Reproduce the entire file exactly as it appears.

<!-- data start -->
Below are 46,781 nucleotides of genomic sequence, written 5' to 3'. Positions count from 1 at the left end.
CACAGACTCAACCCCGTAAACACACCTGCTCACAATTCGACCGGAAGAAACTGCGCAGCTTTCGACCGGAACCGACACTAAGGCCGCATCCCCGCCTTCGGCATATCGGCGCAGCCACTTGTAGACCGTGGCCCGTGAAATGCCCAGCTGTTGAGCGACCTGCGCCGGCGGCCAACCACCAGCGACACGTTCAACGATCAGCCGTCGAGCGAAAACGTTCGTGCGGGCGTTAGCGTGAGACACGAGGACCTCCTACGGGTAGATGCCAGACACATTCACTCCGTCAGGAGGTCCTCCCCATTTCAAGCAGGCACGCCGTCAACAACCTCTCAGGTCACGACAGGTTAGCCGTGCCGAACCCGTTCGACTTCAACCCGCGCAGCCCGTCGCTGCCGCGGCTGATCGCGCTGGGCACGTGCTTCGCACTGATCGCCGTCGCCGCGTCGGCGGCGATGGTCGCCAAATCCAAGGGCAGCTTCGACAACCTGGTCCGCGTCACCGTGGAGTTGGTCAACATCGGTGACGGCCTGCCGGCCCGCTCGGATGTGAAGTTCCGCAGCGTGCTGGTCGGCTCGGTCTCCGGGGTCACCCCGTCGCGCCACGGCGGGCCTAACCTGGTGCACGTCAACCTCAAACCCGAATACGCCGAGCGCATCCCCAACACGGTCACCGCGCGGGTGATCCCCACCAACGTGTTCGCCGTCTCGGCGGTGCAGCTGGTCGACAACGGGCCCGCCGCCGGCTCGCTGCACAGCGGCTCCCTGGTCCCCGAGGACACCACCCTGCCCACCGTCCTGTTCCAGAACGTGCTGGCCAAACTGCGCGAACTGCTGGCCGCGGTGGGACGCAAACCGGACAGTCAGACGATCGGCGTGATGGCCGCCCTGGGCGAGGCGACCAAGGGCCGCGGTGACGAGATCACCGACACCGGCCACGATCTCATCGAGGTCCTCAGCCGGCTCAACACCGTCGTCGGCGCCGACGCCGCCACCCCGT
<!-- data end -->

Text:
Below are 46,781 nucleotides of genomic sequence, written 5' to 3'. Positions count from 1 at the left end.
CACAGACTCAACCCCGTAAACACACCTGCTCACAATTCGACCGGAAGAAACTGCGCAGCTTTCGACCGGAACCGACACTAAGGCCGCATCCCCGCCTTCGGCATATCGGCGCAGCCACTTGTAGACCGTGGCCCGTGAAATGCCCAGCTGTTGAGCGACCTGCGCCGGCGGCCAACCACCAGCGACACGTTCAACGATCAGCCGTCGAGCGAAAACGTTCGTGCGGGCGTTAGCGTGAGACACGAGGACCTCCTACGGGTAGATGCCAGACACATTCACTCCGTCAGGAGGTCCTCCCCATTTCAAGCAGGCACGCCGTCAACAACCTCTCAGGTCACGACAGGTTAGCCGTGCCGAACCCGTTCGACTTCAACCCGCGCAGCCCGTCGCTGCCGCGGCTGATCGCGCTGGGCACGTGCTTCGCACTGATCGCCGTCGCCGCGTCGGCGGCGATGGTCGCCAAATCCAAGGGCAGCTTCGACAACCTGGTCCGCGTCACCGTGGAGTTGGTCAACATCGGTGACGGCCTGCCGGCCCGCTCGGATGTGAAGTTCCGCAGCGTGCTGGTCGGCTCGGTCTCCGGGGTCACCCCGTCGCGCCACGGCGGGCCTAACCTGGTGCACGTCAACCTCAAACCCGAATACGCCGAGCGCATCCCCAACACGGTCACCGCGCGGGTGATCCCCACCAACGTGTTCGCCGTCTCGGCGGTGCAGCTGGTCGACAACGGGCCCGCCGCCGGCTCGCTGCACAGCGGCTCCCTGGTCCCCGAGGACACCACCCTGCCCACCGTCCTGTTCCAGAACGTGCTGGCCAAACTGCGCGAACTGCTGGCCGCGGTGGGACGCAAACCGGACAGTCAGACGATCGGCGTGATGGCCGCCCTGGGCGAGGCGACCAAGGGCCGCGGTGACGAGATCACCGACACCGGCCACGATCTCATCGAGGTCCTCAGCCGGCTCAACACCGTCGTCGGCGCCGACGCCGCCACCCCGT